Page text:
Hemant Ojha

Himalayan environmental crisis of the 70s was one of the critical environmental challenges the planet has ever faced. This is also an issue receiving serious efforts of research and development have in the past 50 years.

I grew up in the region and confronted the environmental degradation first hand. As a boy, I had to travel  farther and farther away to collect fuel wood with my mother. I also remember the long queue in the community tap used by over 50 families in the village. That time I did not know the bigger environmental crisis ravaging the Himalayas – I was only experiencing it as a small boy in everyday life.

Later, I became a researcher on environmental issues in the Himalayas. I then began to confront the challenge intellectually. Over the years, science-politics interface has become an intriguing topic.

I worked with colleagues on various aspects of this topic, and one of papers (full details given below) presents a deliberative approach to doing science in a politically contested situation of resource management.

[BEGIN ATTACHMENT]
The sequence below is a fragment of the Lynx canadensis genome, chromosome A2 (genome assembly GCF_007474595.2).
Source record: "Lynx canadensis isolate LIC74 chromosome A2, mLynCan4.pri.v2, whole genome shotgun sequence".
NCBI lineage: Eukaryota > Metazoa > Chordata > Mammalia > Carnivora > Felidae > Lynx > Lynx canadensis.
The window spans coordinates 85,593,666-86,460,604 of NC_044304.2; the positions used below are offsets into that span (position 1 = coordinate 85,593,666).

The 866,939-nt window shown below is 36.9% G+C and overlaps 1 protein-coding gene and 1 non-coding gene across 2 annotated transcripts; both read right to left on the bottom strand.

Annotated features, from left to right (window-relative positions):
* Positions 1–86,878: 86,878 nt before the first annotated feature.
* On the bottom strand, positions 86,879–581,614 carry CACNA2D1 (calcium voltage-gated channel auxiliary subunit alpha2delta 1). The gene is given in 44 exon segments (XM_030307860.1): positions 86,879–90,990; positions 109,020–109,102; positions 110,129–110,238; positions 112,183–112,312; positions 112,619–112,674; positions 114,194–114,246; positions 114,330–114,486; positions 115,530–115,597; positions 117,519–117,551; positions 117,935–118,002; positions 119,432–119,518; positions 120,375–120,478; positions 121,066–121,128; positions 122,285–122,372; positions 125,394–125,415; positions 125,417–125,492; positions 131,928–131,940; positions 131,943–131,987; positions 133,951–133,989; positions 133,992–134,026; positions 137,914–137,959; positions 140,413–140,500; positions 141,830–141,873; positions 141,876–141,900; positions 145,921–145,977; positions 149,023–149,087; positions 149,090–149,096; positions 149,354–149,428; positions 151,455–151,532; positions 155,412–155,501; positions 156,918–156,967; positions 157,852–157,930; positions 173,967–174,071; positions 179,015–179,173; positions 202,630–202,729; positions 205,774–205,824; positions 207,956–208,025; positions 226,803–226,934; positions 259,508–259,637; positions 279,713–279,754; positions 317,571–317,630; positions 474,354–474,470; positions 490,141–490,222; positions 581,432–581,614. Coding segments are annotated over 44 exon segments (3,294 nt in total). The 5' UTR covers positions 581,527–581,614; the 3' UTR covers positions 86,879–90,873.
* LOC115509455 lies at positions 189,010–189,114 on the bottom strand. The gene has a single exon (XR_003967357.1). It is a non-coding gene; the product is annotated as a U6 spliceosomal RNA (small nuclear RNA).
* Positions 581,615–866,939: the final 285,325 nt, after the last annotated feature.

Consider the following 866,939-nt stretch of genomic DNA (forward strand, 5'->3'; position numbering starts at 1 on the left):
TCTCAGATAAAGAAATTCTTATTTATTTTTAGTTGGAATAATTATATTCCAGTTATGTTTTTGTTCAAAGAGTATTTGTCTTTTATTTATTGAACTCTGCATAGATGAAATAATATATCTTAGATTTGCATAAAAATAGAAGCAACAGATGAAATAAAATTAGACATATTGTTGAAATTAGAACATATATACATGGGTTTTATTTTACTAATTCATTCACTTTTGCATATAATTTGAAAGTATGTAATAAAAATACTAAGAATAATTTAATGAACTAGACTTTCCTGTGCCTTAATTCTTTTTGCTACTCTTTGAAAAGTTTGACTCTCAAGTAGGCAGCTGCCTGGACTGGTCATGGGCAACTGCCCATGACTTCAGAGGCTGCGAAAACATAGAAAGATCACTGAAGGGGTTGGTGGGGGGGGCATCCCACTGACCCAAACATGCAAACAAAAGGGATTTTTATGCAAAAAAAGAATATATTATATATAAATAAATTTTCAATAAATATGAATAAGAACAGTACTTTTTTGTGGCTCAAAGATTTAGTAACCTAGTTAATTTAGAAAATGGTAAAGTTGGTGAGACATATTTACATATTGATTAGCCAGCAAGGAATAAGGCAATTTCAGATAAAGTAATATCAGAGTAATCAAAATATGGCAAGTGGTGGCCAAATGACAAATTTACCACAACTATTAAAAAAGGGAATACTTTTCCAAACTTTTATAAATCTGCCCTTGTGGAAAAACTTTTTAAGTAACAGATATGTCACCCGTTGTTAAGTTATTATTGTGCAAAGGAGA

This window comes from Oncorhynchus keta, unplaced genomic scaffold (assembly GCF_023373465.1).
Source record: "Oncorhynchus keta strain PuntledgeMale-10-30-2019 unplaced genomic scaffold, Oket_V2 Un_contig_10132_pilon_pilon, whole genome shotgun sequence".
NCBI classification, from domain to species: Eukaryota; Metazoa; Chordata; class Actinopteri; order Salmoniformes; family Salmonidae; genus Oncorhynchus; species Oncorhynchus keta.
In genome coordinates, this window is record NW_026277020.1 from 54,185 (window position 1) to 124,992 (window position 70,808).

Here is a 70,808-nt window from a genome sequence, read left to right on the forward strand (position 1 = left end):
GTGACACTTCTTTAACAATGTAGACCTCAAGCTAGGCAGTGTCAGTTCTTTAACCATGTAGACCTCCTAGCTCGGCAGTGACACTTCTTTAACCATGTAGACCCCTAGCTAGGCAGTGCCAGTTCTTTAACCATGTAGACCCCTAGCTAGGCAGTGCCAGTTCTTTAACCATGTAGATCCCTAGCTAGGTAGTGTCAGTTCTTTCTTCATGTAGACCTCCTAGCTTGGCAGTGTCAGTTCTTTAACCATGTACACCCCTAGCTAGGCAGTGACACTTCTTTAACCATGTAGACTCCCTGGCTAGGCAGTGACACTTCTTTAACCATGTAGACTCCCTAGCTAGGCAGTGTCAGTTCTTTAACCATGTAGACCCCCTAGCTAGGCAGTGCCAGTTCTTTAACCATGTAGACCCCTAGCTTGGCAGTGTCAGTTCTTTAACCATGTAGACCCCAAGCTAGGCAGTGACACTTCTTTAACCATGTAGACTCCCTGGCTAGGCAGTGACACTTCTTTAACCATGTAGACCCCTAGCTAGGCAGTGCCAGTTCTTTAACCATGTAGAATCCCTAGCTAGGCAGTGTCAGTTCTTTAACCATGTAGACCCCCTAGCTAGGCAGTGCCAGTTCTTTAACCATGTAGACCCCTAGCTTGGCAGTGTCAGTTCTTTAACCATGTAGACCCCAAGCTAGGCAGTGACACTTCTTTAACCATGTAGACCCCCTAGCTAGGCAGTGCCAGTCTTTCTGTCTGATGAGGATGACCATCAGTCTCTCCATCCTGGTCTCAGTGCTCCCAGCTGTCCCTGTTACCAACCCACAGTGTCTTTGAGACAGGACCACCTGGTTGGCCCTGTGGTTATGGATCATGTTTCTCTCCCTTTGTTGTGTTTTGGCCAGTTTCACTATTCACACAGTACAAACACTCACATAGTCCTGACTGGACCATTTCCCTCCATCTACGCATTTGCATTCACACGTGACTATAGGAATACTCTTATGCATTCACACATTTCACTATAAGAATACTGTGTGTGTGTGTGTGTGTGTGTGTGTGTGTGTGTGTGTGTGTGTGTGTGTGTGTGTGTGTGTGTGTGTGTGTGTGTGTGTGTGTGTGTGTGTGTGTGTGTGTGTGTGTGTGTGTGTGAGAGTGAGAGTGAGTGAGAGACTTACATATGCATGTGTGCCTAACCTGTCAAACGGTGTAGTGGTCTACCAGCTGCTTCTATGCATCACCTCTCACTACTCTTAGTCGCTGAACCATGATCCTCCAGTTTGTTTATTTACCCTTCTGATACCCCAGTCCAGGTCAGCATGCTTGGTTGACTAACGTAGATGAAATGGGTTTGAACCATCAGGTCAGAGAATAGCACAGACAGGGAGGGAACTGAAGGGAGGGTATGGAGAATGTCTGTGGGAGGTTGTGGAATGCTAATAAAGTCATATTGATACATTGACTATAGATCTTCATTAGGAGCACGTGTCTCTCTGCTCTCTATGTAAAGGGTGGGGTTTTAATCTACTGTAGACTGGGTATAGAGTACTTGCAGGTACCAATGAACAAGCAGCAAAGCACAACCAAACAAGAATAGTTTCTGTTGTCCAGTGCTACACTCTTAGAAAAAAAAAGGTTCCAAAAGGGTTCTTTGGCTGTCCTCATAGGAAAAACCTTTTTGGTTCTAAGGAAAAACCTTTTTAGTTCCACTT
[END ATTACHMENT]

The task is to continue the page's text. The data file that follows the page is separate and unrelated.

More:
In this article, we identify how different aspects of managerialist, techno-bureaucratic domination (legitimated by principles of positivist science) are deliberatively challenged by local people, civil society activists, and action researchers to improve governance practices.

We also identify situations and deliberative processes through which forest managers themselves begin to realize the limits of an anti deliberative scientific approach, and apply more reflexive and deliberative approaches to knowledge and decision-making in forest management. In doing so, we eschew taking an absolute position for or against indigenous knowledge or scientific enterprise, but seek to demonstrate that neither technocratic prescription nor reliance on local knowledge alone is adequate for sustainable management of forests. What is needed is a deliberative engagement between the claims to knowledge by both scientists and citizens.

In our experience, this deliberative experiment led to less constrained dialogues, greater collaboration, and mutual learning in the direction of more evidence- based decision-making and social learning.

This approach is however not free from challenges related to power and techno-bureaucratic control, where more work is needed.